Remember the Draft National Agreement, which rank-and-file power got shelved: it has language that all existing full-timers would be “red-circled by name” as our only protection against being forced down to part-time. That one line told us a lot about what they want, and what the International would agree to.
Burke goes on to tell management personnel to “stay close to the script” and tell Teamsters that DHL “never has, and would not now” be part of the NMFA bargaining.
It’s true that DHL has not been part of Trucking Management Inc (TMI) that bargains the NMFA with the Teamsters, but our union has also never let DHL get away from the NMFA contract language and standards.
Rank-and-file power shelved the Draft National Agreement. But DHL management isn’t going to give up on busting the NMFA and demanding concessions. Management has a plan.
We need a union plan.
- Stewards should be invited to the national meeting of locals to approve bargaining demands and strategy (as happened in the past). Stewards should be at the bargaining table.
- Slawson should be replaced as bargaining chair by an officer who represents DHL Teamsters, and has to answer to them.
- No less than the NMFA, and no white-paper contract.
- No increase in the number of part-timers. Protect good Teamster jobs.
- Use Teamster power to organize DHL’s non-union sectors.
Stay informed and help build unity. Click here to join the network of DHL Teamsters working to save the NMFA.
Got a question or a comment about DHL negotiations? Click here to contact TDU, or call (313) 842-2600.
August 2, 2007: Truck drivers will return to the 10-hour maximum driving time on September 14, unless the trucking employers are successful in getting the court to stay its July 24 ruling.
In a victory for truck drivers and highway safety, the court threw out the Federal Motor Carrier Safety Administration’s (FMCSA) revised rules that allow 11 hours driving time, and a 34-hour restart. All other aspects of the revised hours of service regulations, including the 14-hour maximum on-duty time, remain unchanged.
The American Trucking Associations, representing UPS, YRC, FedEx and numerous other trucking operators, is lobbying the FMCSA to ask the court for a stay. Their real goal is to get a long delay, and then have the FMCSA go back to the court and again attempt to impose the 11-hour driving rule. To date the FMCSA has not stated whether or not they will seek a stay.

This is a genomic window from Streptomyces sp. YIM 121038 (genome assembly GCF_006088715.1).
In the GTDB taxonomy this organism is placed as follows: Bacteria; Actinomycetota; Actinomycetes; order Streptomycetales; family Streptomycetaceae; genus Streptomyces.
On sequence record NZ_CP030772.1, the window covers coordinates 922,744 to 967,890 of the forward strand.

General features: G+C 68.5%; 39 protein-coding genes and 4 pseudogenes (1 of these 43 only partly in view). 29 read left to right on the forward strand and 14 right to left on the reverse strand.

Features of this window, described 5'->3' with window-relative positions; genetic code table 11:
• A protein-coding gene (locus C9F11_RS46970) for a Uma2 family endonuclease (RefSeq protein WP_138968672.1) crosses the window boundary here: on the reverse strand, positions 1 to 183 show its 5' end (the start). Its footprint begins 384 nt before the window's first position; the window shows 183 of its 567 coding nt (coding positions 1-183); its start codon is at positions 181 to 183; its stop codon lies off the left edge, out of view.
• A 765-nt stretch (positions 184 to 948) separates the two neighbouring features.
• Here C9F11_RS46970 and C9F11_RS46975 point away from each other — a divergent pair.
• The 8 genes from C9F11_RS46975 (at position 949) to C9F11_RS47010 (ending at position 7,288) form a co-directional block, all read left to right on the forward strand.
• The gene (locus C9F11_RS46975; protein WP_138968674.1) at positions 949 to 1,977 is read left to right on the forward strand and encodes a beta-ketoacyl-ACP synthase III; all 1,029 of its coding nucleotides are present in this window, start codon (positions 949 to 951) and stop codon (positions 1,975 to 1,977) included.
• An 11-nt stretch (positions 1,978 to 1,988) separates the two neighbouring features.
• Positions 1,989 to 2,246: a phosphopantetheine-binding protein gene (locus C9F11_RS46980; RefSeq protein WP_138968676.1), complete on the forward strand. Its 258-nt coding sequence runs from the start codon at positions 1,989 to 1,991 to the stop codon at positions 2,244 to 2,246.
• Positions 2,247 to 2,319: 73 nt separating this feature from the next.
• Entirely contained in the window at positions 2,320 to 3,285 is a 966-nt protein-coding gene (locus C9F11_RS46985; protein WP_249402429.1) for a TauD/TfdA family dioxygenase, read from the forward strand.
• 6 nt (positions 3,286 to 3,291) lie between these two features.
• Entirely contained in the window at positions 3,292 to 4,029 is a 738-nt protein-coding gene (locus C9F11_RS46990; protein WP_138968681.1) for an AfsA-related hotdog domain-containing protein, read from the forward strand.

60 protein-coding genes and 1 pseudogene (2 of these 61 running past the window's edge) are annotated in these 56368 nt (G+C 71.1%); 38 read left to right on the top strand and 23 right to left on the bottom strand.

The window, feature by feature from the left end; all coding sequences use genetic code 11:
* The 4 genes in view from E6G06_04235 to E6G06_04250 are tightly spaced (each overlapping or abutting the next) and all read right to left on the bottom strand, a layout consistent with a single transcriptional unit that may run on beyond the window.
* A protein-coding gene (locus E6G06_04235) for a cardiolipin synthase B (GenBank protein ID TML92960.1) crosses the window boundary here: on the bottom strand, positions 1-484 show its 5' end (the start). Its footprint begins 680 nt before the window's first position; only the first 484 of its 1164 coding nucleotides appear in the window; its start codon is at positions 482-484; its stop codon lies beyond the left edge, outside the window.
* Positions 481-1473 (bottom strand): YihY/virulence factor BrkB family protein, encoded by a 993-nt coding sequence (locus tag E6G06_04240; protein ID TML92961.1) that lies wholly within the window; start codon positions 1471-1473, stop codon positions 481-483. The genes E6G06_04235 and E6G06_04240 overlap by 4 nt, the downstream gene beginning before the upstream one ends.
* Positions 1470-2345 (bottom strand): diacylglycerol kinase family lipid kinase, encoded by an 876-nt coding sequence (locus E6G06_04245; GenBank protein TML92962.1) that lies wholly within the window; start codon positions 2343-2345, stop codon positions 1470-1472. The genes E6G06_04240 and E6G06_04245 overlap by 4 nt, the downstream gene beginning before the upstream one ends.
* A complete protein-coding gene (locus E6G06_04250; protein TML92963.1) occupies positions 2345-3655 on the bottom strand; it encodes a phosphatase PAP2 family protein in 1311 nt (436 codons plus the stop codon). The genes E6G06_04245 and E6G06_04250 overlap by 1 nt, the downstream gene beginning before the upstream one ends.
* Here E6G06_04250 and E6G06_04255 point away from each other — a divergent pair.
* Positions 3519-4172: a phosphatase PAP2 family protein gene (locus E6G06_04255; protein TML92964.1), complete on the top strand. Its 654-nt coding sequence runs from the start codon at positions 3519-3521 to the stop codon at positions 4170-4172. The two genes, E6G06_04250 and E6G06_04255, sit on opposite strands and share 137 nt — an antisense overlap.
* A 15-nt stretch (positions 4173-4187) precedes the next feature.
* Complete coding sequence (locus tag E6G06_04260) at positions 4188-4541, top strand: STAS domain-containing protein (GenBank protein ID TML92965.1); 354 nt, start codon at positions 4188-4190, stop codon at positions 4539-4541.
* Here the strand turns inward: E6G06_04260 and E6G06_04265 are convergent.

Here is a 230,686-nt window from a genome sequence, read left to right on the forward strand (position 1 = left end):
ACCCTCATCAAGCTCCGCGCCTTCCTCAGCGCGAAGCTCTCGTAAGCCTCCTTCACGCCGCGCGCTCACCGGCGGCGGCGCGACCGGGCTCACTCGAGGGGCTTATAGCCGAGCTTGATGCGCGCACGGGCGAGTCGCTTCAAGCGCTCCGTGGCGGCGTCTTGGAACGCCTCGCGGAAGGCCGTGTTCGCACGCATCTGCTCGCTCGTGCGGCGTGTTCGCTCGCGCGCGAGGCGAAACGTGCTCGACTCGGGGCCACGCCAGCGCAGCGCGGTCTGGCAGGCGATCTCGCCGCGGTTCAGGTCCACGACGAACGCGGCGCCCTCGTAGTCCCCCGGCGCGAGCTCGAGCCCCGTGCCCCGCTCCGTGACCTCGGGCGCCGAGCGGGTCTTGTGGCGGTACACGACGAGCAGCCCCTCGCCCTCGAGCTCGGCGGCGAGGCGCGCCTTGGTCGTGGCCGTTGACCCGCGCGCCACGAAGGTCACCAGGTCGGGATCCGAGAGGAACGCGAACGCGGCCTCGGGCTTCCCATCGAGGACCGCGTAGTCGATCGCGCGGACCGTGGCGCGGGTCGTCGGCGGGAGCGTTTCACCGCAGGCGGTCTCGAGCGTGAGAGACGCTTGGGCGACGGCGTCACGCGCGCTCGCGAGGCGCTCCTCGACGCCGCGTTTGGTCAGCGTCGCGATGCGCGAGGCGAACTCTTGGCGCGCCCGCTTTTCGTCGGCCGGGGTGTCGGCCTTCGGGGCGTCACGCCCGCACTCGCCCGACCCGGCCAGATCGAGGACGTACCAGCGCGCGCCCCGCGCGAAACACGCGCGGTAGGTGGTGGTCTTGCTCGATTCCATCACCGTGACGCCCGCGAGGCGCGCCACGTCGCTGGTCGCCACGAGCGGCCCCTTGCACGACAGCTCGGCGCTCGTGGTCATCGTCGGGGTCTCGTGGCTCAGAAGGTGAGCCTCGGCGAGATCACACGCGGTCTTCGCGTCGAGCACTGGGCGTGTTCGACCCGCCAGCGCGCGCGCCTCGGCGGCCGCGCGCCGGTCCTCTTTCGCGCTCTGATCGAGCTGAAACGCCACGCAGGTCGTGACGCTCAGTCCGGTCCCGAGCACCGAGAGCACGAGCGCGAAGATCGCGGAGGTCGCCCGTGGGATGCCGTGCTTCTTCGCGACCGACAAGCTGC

It may not be likely that the court will grant a long delay. This is the second time that the US Court of Appeals in Washington has unanimously struck down these two regulations. The first time, in 2004, the employers got Congress to pass a law imposing the revised hours of service regs on an interim basis. With the leadership change in Congress, and with the second defeat in court, this avenue for delay is very unlikely. So, even if the FMCSA goes to court for a stay, they may get either a short delay or no delay at all in the Sept. 14 implementation date.
Unfortunately Teamster carriers, especially Roadway, realigned their operations on the shaky foundation of an 11-hour rule that was illegitimately established and under legal review. Come September, they may be turning up the truck speeds or making other adjustments for some of their runs.
August 2, 2007: Thanks to a federal appeals court, an administration attempt to allow long-haul truck drivers to add an extra hour to their already long day has been overturned.
The court said the government provided insufficient evidence for lengthening the drivers' days from 10 to 11 hours.
August 1, 2007: TDU supplied the ammo, and now Teamsters from coast-to-coast are shooting down the sell-out of DHL Teamsters. And they won’t stop shooting till this monster is dead.
Today we received the good news that the deal has been stopped, at least for now. The Hoffa administration saw that the Draft National Contract was dead-on-arrival because it would never get approved by the members, and today called off negotiations and sent the local officials in Washington home early.
Rank-and-file power has won this round. But the battle for a good contract has only started.
On July 26, TDU made available to DHL Teamsters the Draft National Contract that would pull DHL out of the National Master Freight Agreement (NMFA) and give the company its long-sought white paper contract. And the draft contract was a stinker.
Teamster members, stewards and local officers are taking action. They continue to contact TDU, and are starting to network with each other. Petitions are circulating in DHL stations. Calls have poured into the Marble Palace. Stewards have called meetings to inform members.
That’s how we won this round.
On Monday, July 30, DHL union reps from various locals arrived in Washington for negotiations. Hoffa sent International Rep Ed Keyser to meet with them to try to put the fire out. Keyser stated that maybe the Draft Contract needs to be improved (!).